The 4-day dilemma - is it helping or hurting Oklahoma students?

    Project Oklahoma is a long-term investigation into Oklahoma's educational system. The project is a joint venture by FOX 25 and KTUL.

    Nearly one out of every five school districts in Oklahoma are now only going to class four days a week. The number of schools moving to shorten the educational week is often pointed to as a symptom of the educational crisis in Oklahoma.

    However, some districts say four-day weeks have been part of the cure for what ails education.

    “We were cutting field trips; we were making students pay for field trips,” said Jay Thomas the superintendent for Little Axe Public Schools.

    Little Axe is one of the many rural districts hit hard by cuts to education funding. Presiding over those cuts has meant Thomas was forced to make difficult decisions and even the smallest cut in funding was a stab in the heart of the small community.

    “I’m sorry but you are not going to have a job next year,” Thomas recalled saying too many times. “And then they ask all the same questions I’ve been trying to figure out an answer to; what am I supposed to do?” Thomas said he would tell each faculty or staff member he had to lay off that he would do his best to rehire them as soon as possible, even though sometimes fulfilling that promise was not possible.

    Little Axe joined the growing number of districts saying ‘No’ to more cuts and ‘Yes’ to fewer days in school. There are more than 200 schools in 91 districts on a four-day schedule.

    The four-day-a-week calendar added time to each day to make up for missing the fifth day. For Little Axe, it was not a decision based around just saving money. Money in a school budget equals people. Little Axe saved the positions of three teachers by moving to a four-day week.

    “We have to offer our kids the most opportunities we can while they are in school,” Thomas explained, “And in cutting more teachers we are cutting more opportunities to our students.”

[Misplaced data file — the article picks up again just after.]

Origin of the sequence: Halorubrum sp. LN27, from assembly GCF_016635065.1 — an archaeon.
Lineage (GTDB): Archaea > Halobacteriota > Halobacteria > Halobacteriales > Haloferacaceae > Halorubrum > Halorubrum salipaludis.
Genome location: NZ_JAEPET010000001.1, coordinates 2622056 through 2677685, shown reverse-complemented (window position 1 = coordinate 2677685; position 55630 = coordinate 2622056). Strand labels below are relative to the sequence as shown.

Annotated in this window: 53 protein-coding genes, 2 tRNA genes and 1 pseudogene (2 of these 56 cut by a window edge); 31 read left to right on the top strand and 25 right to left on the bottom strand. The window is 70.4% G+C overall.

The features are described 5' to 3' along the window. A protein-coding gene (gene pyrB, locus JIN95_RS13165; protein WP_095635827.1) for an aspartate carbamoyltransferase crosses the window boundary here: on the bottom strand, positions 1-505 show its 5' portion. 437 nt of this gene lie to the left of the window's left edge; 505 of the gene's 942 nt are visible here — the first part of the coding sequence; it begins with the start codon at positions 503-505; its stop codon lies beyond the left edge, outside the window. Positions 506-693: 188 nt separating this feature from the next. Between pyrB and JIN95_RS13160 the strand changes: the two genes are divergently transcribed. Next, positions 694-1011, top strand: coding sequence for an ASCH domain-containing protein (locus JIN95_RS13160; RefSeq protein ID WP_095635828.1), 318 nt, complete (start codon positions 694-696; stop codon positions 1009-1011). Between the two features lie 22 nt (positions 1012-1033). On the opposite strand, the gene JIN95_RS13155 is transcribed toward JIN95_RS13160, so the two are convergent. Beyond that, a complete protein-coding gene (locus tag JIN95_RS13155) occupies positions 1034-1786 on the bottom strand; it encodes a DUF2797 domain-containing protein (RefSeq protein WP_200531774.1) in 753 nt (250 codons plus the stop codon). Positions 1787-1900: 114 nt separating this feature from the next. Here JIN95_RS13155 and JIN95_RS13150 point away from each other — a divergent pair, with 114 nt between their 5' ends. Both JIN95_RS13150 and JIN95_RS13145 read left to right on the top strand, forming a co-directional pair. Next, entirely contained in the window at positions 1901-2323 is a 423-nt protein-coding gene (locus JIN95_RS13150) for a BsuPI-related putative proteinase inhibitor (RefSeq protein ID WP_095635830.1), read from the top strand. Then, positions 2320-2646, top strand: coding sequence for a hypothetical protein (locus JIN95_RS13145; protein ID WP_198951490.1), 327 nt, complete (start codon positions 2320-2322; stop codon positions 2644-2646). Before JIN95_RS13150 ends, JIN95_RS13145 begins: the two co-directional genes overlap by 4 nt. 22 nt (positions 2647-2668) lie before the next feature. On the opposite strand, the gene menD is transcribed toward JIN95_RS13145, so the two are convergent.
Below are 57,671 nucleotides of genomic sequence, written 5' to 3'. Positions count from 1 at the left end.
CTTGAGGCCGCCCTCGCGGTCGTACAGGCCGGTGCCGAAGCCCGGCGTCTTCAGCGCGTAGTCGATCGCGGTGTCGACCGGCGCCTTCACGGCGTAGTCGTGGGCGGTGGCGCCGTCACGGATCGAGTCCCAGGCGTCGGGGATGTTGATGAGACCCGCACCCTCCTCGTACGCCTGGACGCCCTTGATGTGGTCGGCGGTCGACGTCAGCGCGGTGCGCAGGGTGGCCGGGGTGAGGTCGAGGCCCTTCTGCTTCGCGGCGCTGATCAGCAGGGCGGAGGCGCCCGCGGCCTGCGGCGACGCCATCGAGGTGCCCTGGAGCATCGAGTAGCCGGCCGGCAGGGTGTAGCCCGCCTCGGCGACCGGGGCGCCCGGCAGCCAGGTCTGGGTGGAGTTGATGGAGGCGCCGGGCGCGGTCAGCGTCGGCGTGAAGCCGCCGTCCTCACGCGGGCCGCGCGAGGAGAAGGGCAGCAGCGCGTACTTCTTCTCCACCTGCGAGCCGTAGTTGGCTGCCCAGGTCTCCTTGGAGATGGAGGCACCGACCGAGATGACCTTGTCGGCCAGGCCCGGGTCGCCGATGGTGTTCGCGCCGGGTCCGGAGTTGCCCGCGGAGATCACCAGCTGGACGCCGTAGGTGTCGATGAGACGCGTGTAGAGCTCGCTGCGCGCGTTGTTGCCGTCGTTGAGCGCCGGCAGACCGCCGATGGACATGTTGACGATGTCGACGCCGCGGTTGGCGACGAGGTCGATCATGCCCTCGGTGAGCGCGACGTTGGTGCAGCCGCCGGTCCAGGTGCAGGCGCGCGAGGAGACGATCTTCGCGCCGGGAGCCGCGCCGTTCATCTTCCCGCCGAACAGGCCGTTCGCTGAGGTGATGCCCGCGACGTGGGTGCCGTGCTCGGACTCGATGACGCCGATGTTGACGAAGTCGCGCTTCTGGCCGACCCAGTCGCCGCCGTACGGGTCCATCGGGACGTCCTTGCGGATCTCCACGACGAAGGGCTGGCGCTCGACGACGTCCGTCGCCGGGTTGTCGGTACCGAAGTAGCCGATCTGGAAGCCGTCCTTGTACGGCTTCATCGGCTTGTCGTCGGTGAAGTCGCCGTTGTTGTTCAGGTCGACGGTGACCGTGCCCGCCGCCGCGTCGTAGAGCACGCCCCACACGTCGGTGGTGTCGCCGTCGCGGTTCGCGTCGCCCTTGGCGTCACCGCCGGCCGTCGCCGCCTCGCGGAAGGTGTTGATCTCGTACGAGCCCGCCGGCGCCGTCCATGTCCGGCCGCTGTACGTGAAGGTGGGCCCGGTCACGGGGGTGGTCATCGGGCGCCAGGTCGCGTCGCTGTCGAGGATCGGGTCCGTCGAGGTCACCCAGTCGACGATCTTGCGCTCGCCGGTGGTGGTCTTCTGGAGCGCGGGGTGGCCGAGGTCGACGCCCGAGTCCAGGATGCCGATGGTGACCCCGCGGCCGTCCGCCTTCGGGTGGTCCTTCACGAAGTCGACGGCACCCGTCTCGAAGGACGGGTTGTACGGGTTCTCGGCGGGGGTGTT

While the initial motivation was financial, Thomas said the rewards have proved to be much more than just a balanced budget.

    “Test scores are going up; our student attendance is going up,” Thomas said. “[Attendance] is going up significantly because the students know they can handle four days a week.”

    The praise for four-day weeks is far from universal.

    “It's too risky,” said State Superintendent Joy Hofmeister. “There hasn't been enough time to measure which direction student academic performance is headed”

    Superintendent Hofmeister sees four-day school weeks as an experiment using children as the test subjects.

    “We don't get a do over year for children, they don't even get a do-over day,” Hofmeister said.

    There is not a lot of research on the effects of four-day school weeks. What research exists is split on whether it helps, hurts or has no effect on school performance.

    Hofmeister believes one district's four-day week decision can have a cascade effect on neighboring schools. If one district makes the move it could attract qualified teachers away from a district that chooses to remain at five-days.

    “I think if we see competitive teacher pay we would see a reduction in districts on a truncated week on four-day school week,” Hofmeister said.

    However, for some districts on a shortened week there may be no going back even if the state provides the money needed to fully fund classrooms.

    “The benefits of a four-day week way out weigh just the five-day week,” Thomas said.

    Hofmeister said she does not rule out the possibility that four-day weeks could be effective for students in some districts, in certain circumstances. However, the potential positive benefits would only be clear if there was proper study and careful implementation. She warned desperation on the part of districts should not drive policy decisions that could impact children for the rest of their lives.

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